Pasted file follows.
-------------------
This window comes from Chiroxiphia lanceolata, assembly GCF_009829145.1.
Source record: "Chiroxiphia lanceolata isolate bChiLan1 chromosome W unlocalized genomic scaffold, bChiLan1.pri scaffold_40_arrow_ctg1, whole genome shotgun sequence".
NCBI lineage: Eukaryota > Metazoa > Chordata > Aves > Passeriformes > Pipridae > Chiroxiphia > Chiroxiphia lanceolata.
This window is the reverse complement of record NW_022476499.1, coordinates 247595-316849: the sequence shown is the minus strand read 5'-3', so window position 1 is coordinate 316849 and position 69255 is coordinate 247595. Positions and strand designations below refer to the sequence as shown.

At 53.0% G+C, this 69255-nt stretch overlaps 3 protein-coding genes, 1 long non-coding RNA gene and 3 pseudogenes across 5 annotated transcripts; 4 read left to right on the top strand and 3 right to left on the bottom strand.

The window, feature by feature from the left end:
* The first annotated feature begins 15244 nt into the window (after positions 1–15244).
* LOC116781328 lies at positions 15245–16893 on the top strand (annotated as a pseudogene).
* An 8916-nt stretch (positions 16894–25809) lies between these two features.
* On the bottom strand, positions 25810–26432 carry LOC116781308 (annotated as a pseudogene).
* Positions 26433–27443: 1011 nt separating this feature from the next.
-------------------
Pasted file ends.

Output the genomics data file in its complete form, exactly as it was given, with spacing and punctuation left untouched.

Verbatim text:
This window comes from Chiroxiphia lanceolata, assembly GCF_009829145.1.
Source record: "Chiroxiphia lanceolata isolate bChiLan1 chromosome W unlocalized genomic scaffold, bChiLan1.pri scaffold_40_arrow_ctg1, whole genome shotgun sequence".
NCBI lineage: Eukaryota > Metazoa > Chordata > Aves > Passeriformes > Pipridae > Chiroxiphia > Chiroxiphia lanceolata.
This window is the reverse complement of record NW_022476499.1, coordinates 247595-316849: the sequence shown is the minus strand read 5'-3', so window position 1 is coordinate 316849 and position 69255 is coordinate 247595. Positions and strand designations below refer to the sequence as shown.

At 53.0% G+C, this 69255-nt stretch overlaps 3 protein-coding genes, 1 long non-coding RNA gene and 3 pseudogenes across 5 annotated transcripts; 4 read left to right on the top strand and 3 right to left on the bottom strand.

The window, feature by feature from the left end:
* The first annotated feature begins 15244 nt into the window (after positions 1–15244).
* LOC116781328 lies at positions 15245–16893 on the top strand (annotated as a pseudogene).
* An 8916-nt stretch (positions 16894–25809) lies between these two features.
* On the bottom strand, positions 25810–26432 carry LOC116781308 (annotated as a pseudogene).
* Positions 26433–27443: 1011 nt separating this feature from the next.